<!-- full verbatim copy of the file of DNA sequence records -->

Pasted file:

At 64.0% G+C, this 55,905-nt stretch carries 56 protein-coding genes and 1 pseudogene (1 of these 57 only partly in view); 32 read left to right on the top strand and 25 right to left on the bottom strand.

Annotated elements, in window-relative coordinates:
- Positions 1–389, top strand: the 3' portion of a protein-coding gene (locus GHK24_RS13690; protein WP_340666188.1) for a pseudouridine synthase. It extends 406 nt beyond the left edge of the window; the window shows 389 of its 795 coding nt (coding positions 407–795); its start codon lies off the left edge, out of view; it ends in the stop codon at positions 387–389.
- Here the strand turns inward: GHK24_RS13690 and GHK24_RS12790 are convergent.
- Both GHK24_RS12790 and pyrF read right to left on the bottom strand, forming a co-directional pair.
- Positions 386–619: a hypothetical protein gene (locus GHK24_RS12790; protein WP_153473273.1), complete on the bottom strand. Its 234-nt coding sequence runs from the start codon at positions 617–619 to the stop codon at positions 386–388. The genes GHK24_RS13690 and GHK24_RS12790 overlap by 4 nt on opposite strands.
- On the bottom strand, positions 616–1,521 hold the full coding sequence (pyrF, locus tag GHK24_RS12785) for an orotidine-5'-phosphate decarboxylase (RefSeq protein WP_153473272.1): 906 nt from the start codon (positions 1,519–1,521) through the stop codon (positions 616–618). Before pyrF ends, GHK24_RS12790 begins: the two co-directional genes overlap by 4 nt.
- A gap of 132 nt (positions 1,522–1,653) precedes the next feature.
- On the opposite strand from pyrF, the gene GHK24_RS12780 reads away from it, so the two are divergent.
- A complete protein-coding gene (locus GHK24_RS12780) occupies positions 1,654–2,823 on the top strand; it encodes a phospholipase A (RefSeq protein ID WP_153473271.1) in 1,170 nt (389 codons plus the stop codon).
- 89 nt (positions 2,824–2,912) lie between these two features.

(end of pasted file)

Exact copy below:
At 64.0% G+C, this 55,905-nt stretch carries 56 protein-coding genes and 1 pseudogene (1 of these 57 only partly in view); 32 read left to right on the top strand and 25 right to left on the bottom strand.

Annotated elements, in window-relative coordinates:
- Positions 1–389, top strand: the 3' portion of a protein-coding gene (locus GHK24_RS13690; protein WP_340666188.1) for a pseudouridine synthase. It extends 406 nt beyond the left edge of the window; the window shows 389 of its 795 coding nt (coding positions 407–795); its start codon lies off the left edge, out of view; it ends in the stop codon at positions 387–389.
- Here the strand turns inward: GHK24_RS13690 and GHK24_RS12790 are convergent.
- Both GHK24_RS12790 and pyrF read right to left on the bottom strand, forming a co-directional pair.
- Positions 386–619: a hypothetical protein gene (locus GHK24_RS12790; protein WP_153473273.1), complete on the bottom strand. Its 234-nt coding sequence runs from the start codon at positions 617–619 to the stop codon at positions 386–388. The genes GHK24_RS13690 and GHK24_RS12790 overlap by 4 nt on opposite strands.
- On the bottom strand, positions 616–1,521 hold the full coding sequence (pyrF, locus tag GHK24_RS12785) for an orotidine-5'-phosphate decarboxylase (RefSeq protein WP_153473272.1): 906 nt from the start codon (positions 1,519–1,521) through the stop codon (positions 616–618). Before pyrF ends, GHK24_RS12790 begins: the two co-directional genes overlap by 4 nt.
- A gap of 132 nt (positions 1,522–1,653) precedes the next feature.
- On the opposite strand from pyrF, the gene GHK24_RS12780 reads away from it, so the two are divergent.
- A complete protein-coding gene (locus GHK24_RS12780) occupies positions 1,654–2,823 on the top strand; it encodes a phospholipase A (RefSeq protein ID WP_153473271.1) in 1,170 nt (389 codons plus the stop codon).
- 89 nt (positions 2,824–2,912) lie between these two features.